From 29 February to 24 March, Americans for Democracy & Human Rights in Bahrain (ADHRB) took part in the 31st Session of the United Nations (UN) Human Rights Council (HRC) in Geneva to raise awareness of human rights violations in Bahrain, Saudi Arabia, and other Gulf Cooperation Council (GCC) countries. During the Session, ADHRB met with dozens of UN Member States, NGOs, UN officials, and members of the UN Special Procedures. Additionally, ADHRB hosted two side events, participated in a third, and conducted a series of oral interventions before the Council.
Prior to the opening of the HRC, on February 25, the Special Procedures of the HRC released their most recent joint communications report. The report documents allegations of human rights abuses from around the world. In this latest report, the Special Procedures cited six new cases in Bahrain and ten in Saudi Arabia highlighting these kingdoms as among the most regular offenders of human rights throughout the world.
At the opening of the HRC, ADHRB submitted a written statement for the Council’s official record on human rights in Saudi Arabia, particularly as regards Saudi Arabia’s continued practice of death sentences and its suppression of civil society. In the statement, ADHRB expressed concern for Saudi Arabia’s increased use of the death penalty, and its continued targeting of human rights defenders. Throughout 2015, the government continued to arrest, imprison, and sentence human rights activists. In 2015, the Kingdom executed more than 150 people, constituting the highest number of executions in a single year since 1995.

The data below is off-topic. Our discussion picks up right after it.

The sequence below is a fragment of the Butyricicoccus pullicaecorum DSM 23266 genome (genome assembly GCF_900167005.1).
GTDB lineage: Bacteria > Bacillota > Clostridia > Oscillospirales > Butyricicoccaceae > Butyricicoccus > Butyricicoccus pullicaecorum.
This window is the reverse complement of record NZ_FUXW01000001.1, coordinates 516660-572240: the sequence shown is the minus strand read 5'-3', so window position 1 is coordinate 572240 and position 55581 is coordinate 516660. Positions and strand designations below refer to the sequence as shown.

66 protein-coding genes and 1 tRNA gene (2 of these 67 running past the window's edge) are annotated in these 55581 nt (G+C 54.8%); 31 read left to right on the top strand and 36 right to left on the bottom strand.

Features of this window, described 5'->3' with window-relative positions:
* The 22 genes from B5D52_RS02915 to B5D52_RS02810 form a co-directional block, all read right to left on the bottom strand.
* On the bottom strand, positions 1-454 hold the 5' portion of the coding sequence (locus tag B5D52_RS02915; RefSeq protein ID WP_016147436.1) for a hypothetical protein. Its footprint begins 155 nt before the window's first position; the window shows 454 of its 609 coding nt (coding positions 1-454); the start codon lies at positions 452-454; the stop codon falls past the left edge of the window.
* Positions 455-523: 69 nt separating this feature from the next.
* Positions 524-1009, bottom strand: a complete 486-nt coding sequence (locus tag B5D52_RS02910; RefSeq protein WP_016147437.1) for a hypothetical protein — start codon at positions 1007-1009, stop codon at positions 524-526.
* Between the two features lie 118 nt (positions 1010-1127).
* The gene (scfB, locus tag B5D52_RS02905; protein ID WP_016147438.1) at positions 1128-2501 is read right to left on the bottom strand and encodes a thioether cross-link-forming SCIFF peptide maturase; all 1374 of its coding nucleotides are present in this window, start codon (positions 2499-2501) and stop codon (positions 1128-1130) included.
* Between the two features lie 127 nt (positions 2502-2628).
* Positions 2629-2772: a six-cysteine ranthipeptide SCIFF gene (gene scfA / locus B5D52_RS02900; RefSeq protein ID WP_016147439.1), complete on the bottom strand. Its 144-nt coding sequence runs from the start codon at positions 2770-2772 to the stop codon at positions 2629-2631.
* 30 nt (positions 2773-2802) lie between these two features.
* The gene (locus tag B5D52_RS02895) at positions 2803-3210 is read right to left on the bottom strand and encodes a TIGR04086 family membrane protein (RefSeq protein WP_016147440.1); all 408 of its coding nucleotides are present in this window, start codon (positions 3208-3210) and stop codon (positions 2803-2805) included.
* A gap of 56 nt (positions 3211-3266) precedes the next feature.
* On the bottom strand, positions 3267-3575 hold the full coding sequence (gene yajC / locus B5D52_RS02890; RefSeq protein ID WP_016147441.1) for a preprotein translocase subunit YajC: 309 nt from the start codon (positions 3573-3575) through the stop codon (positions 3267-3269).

In conjunction with its partner organizations, Bahrain Institute for Rights and Democracy (BIRD), Bahrain Center for Human Rights (BCHR), and the European Center for Democracy and Human Rights (ECDHR), ADHRB also submitted another written statement on the human rights situation in Bahrain, particularly concerning Bahrain’s abuse of its anti-terror legislation and its increased use of capital punishment. In its statement, ADHRB raised the issue of the Government of Bahrain’s ongoing assault on freedom of expression and assembly, and its increased efforts to criminalize dissent and silence opposition voices. Since 2011, the Government of Bahrain has utilized vague legislation, like its anti-terror laws, to suppress political dissidents, human rights defenders, and journalists. In recent years, Bahrain has increased its revocation of citizenship, culminating in stripping 208 Bahrainis of their nationality in 2015. Also in 2015, the number of detainees on death row increased by 75 percent, though many death penalty cases lack evidence linking individuals to the crimes for which they are prosecuted.
On March 3, Yusuf al-Hoori delivered an oral intervention on behalf of ADHRB, in conjunction with partner organizations during the clustered interactive dialogue with the Special Rapporteur on the situation of human rights defenders. In his intervention Mr. al-Hoori responded to the Special Rapporteur’s comments, noting the cases of prominent human rights advocates like Nabeel Rajab, Naji Fateel, Abdulhadi al-Khawaja, and Abduljalil al-Singace. ADHRB also noted Bahrain’s technological efforts to monitor email, social media accounts, personal documents, and control cameras of human rights defenders, both in Bahrain, and abroad.
On March 4, ADHRB’s international advocacy officer, Michael Payne delivered an oral intervention, drawing the Council’s attention to the status of persons with disabilities in the GCC, noting that aside from Saudi Arabia, no other GCC state has ratified the Optional Protocol on the Rights of Persons with Disabilities. Bahrain continues to torture and arbitrarily detain persons with disabilities, including Dr. Abduljalil al-Singace, and Shia cleric Sayed Hussein al-Guraifi.